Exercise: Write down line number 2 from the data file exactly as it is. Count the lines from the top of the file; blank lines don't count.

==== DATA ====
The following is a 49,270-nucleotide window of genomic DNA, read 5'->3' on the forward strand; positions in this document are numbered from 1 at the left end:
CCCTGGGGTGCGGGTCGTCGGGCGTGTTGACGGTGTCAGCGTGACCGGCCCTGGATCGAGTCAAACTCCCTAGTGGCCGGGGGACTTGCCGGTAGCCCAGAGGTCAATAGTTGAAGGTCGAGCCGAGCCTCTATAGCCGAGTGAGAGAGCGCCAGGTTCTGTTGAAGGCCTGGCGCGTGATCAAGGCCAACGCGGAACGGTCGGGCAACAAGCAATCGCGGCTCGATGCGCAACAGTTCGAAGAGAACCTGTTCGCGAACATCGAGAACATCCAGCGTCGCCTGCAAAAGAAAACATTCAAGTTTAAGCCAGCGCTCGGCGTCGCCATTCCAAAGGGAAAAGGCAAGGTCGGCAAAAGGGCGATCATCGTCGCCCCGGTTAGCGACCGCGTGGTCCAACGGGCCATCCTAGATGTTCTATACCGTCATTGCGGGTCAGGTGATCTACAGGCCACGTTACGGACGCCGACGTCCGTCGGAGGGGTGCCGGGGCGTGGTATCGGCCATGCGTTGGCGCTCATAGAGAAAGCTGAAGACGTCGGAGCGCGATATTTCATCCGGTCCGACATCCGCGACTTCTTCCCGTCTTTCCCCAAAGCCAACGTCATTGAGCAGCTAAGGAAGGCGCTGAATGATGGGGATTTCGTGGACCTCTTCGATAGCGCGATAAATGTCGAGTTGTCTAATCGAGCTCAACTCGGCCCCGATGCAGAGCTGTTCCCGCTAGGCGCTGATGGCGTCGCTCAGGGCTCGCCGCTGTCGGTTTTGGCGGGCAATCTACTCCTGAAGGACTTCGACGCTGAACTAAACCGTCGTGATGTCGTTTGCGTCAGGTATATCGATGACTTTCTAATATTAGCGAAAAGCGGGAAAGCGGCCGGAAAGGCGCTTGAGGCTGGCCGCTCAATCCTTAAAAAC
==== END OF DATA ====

CCCTGGGGTGCGGGTCGTCGGGCGTGTTGACGGTGTCAGCGTGACCGGCCCTGGATCGAGTCAAACTCCCTAGTGGCCGGGGGACTTGCCGGTAGCCCAGAGGTCAATAGTTGAAGGTCGAGCCGAGCCTCTATAGCCGAGTGAGAGAGCGCCAGGTTCTGTTGAAGGCCTGGCGCGTGATCAAGGCCAACGCGGAACGGTCGGGCAACAAGCAATCGCGGCTCGATGCGCAACAGTTCGAAGAGAACCTGTTCGCGAACATCGAGAACATCCAGCGTCGCCTGCAAAAGAAAACATTCAAGTTTAAGCCAGCGCTCGGCGTCGCCATTCCAAAGGGAAAAGGCAAGGTCGGCAAAAGGGCGATCATCGTCGCCCCGGTTAGCGACCGCGTGGTCCAACGGGCCATCCTAGATGTTCTATACCGTCATTGCGGGTCAGGTGATCTACAGGCCACGTTACGGACGCCGACGTCCGTCGGAGGGGTGCCGGGGCGTGGTATCGGCCATGCGTTGGCGCTCATAGAGAAAGCTGAAGACGTCGGAGCGCGATATTTCATCCGGTCCGACATCCGCGACTTCTTCCCGTCTTTCCCCAAAGCCAACGTCATTGAGCAGCTAAGGAAGGCGCTGAATGATGGGGATTTCGTGGACCTCTTCGATAGCGCGATAAATGTCGAGTTGTCTAATCGAGCTCAACTCGGCCCCGATGCAGAGCTGTTCCCGCTAGGCGCTGATGGCGTCGCTCAGGGCTCGCCGCTGTCGGTTTTGGCGGGCAATCTACTCCTGAAGGACTTCGACGCTGAACTAAACCGTCGTGATGTCGTTTGCGTCAGGTATATCGATGACTTTCTAATATTAGCGAAAAGCGGGAAAGCGGCCGGAAAGGCGCTTGAGGCTGGCCGCTCAATCCTTAAAAAC